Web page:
Ray Luzier Takes Nü-Metal Pioneers Back To Their Roots
If you’ve ever seen Ray Luzier do a clinic, he comes off as more P.T. Barnum than pedagogue. In Sacramento two years ago, he was the ringleader in a three-drummer performance that also included Chris Pennie and Seven Antonopoulos. Sitting center stage, Luzier busted out syncopated lines while making faces at his wingmen, goading them into responding with whatever lick they could muster. Pennie and Antonopoulos are certainly no slouches, but it was clear that on that day Luzier owned the show.
Which is why it’s surprising to hear the ordinarily confident 39-year-old, at this very moment sitting at the edge of a hotel bed in Anchorage, Alaska, second-guessing his contributions to the new release from Korn, a band he has toured with since 2008 and of which he is now a full-fledged member. Playing professionally for almost 20 years, Luzier estimates that his drum parts are on some 76 recordings. And yet here he is, just a few hours from soundcheck on the tour’s maiden date, still processing the traumatic experience of the sessions for Korn III: Remember Who You Are. “I can only listen to a handful of them,” he says of the new songs. “I mean, not that I’m not proud of my playing, but I’m very hard on myself and very critical about things. Recordings are permanent. They’re going to outlive us all.”
The Roman numeral in the title of the new album doesn’t mark it as Korn’s third. It is, however, the third one recorded by Ross Robinson, the star-making producer who helmed the band’s 1994 self-titled debut and the 1996 follow-up, Life Is Peachy, widely considered the band’s best work. While Korn’s output became increasingly polished after 1998’s Follow The Leader, Korn III unearths the detuned noise first hatched at the ass-end of California’s Central Valley in the early ’90s when the band was bored, pissed-off, and hungry for something more than cruising up and down Chester Avenue past the tract homes and strip malls of down-on-its-luck Bakersfield.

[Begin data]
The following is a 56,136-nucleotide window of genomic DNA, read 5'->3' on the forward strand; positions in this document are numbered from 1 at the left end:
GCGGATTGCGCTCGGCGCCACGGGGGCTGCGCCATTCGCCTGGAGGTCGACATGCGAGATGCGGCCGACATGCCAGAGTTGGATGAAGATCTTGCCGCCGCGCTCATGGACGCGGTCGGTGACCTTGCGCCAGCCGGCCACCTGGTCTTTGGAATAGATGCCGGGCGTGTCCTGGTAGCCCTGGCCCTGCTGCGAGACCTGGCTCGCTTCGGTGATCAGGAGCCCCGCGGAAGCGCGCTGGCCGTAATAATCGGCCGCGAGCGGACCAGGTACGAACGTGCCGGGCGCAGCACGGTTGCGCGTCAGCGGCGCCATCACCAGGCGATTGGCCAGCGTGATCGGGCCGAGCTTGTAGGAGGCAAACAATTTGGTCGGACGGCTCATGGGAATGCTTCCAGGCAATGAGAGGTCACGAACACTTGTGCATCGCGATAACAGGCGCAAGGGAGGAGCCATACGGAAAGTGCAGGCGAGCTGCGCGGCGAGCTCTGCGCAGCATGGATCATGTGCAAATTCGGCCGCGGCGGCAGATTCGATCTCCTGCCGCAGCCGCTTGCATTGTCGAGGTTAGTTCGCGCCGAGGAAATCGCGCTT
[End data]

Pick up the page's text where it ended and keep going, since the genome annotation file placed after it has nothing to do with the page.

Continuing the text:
“Ross actually told me, ‘I will not let you ruin this record with a click track.’ I went, ‘That’s major, man.’ [laughs] Especially me coming from somewhat of a session background, too, you know? Doing other people’s records. Korn owns a very prestigious studio in Hollywood. Their drum room is a gymnasium. It’s drummer’s paradise. Ross walked in and said, ‘You guys are way too comfortable in here — where’s the guitar booth?’
After walking over to the 8′ x 8′ cubicle and declaring it perfect for tracking drums, guitarist James “Munky” Shaffer and bassist Reggie “Fieldy” Arvizu began to crack up at the idea of their newest member stuffed into the constrictive space. “And he goes, ‘Oh, don’t laugh, because you guys are going to be in here with him.’”
Korn III saw Luzier intimately involved in the writing process, hashing out half the album’s tunes in a garage with Fieldy and Munky. At this time, lead singer Jonathan Davis was off doing his solo project and writing Korn lyrics on the side, so the tricky part was marrying these two elements on the fly. “I literally wouldn’t know some of the song arrangements,” Luzier says, fast-forwarding to the first day of tracking. “And I would stop in the middle of the song and they’d go, ‘What did you stop for?’ I said, ‘I don’t really know what’s next.’ They’re going, ‘Don’t ever stop. Keep time. Do something.’
“It was brutal,” he continues. “Ross was punching cymbals while I was playing. If you listen really closely to some of the new songs, you can actually hear him. I would leave that room sweating, bleeding.”
Most of Korn III’s tracks were furtively recorded while Luzier thought he was doing a rehearsal run. On these “practice takes,” Robinson would yell out to Bud, the engineer, a generic phrase that was in fact a secret code for “roll tape.” “He really helped coach me by doing that. As much as I wanted to ring his neck some days, I thank him.”
One of the tracks, tentatively titled “Pop A Pill,” features Luzier at his most unhinged, both physically and independence-wise — it’s what earned him the nickname Dr. Octopus during the recording sessions. Another track where he pushed himself to the brink is potential first single “Oildale,” named for a part of Bakersfield strewn with derelict oil pumps and meth labs. “That groove is so weird and odd for me to play, so I would come up with my own ideas but Ross would alter them. Some of them he would try to take in another direction, or if I was hitting the kick on the down, he would say, ‘What if you put all the kicks on the upbeats and hit the downbeat with the floor tom instead?’ The “Oildale” song is just that. The main groove of it is me hitting the floor tom and all the kicks are on the upbeats.”
As for how much the parts will change down the road, Luzier knows as much as we do. “I’m curious to see myself,” he says. “I didn’t know some sections that were coming up, so some of the fills are crazy and something I wouldn’t normally do. So they might even be a little more dialed in when I play them ten times live.”